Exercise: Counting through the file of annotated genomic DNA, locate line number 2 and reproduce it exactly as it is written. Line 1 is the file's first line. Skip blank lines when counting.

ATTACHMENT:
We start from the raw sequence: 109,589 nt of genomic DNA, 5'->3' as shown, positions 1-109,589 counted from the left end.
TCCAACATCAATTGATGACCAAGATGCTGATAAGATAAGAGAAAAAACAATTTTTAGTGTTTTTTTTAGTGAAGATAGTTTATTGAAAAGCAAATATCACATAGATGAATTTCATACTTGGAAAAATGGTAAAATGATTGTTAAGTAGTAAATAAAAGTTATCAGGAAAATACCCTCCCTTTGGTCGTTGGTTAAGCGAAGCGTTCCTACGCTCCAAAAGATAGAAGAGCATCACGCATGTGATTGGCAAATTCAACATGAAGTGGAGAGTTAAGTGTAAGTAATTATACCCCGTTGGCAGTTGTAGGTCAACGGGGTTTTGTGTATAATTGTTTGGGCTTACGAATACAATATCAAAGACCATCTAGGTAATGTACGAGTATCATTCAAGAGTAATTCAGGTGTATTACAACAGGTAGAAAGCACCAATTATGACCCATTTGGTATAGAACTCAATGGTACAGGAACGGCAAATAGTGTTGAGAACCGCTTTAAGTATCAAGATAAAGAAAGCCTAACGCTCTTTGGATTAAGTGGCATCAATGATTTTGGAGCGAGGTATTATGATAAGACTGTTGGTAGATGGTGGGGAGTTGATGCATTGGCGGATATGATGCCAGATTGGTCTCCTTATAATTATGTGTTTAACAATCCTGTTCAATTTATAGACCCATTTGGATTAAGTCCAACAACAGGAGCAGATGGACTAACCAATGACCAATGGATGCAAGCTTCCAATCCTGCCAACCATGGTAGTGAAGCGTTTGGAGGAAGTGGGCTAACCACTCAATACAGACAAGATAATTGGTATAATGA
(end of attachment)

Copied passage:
TCCAACATCAATTGATGACCAAGATGCTGATAAGATAAGAGAAAAAACAATTTTTAGTGTTTTTTTTAGTGAAGATAGTTTATTGAAAAGCAAATATCACATAGATGAATTTCATACTTGGAAAAATGGTAAAATGATTGTTAAGTAGTAAATAAAAGTTATCAGGAAAATACCCTCCCTTTGGTCGTTGGTTAAGCGAAGCGTTCCTACGCTCCAAAAGATAGAAGAGCATCACGCATGTGATTGGCAAATTCAACATGAAGTGGAGAGTTAAGTGTAAGTAATTATACCCCGTTGGCAGTTGTAGGTCAACGGGGTTTTGTGTATAATTGTTTGGGCTTACGAATACAATATCAAAGACCATCTAGGTAATGTACGAGTATCATTCAAGAGTAATTCAGGTGTATTACAACAGGTAGAAAGCACCAATTATGACCCATTTGGTATAGAACTCAATGGTACAGGAACGGCAAATAGTGTTGAGAACCGCTTTAAGTATCAAGATAAAGAAAGCCTAACGCTCTTTGGATTAAGTGGCATCAATGATTTTGGAGCGAGGTATTATGATAAGACTGTTGGTAGATGGTGGGGAGTTGATGCATTGGCGGATATGATGCCAGATTGGTCTCCTTATAATTATGTGTTTAACAATCCTGTTCAATTTATAGACCCATTTGGATTAAGTCCAACAACAGGAGCAGATGGACTAACCAATGACCAATGGATGCAAGCTTCCAATCCTGCCAACCATGGTAGTGAAGCGTTTGGAGGAAGTGGGCTAACCACTCAATACAGACAAGATAATTGGTATAATGA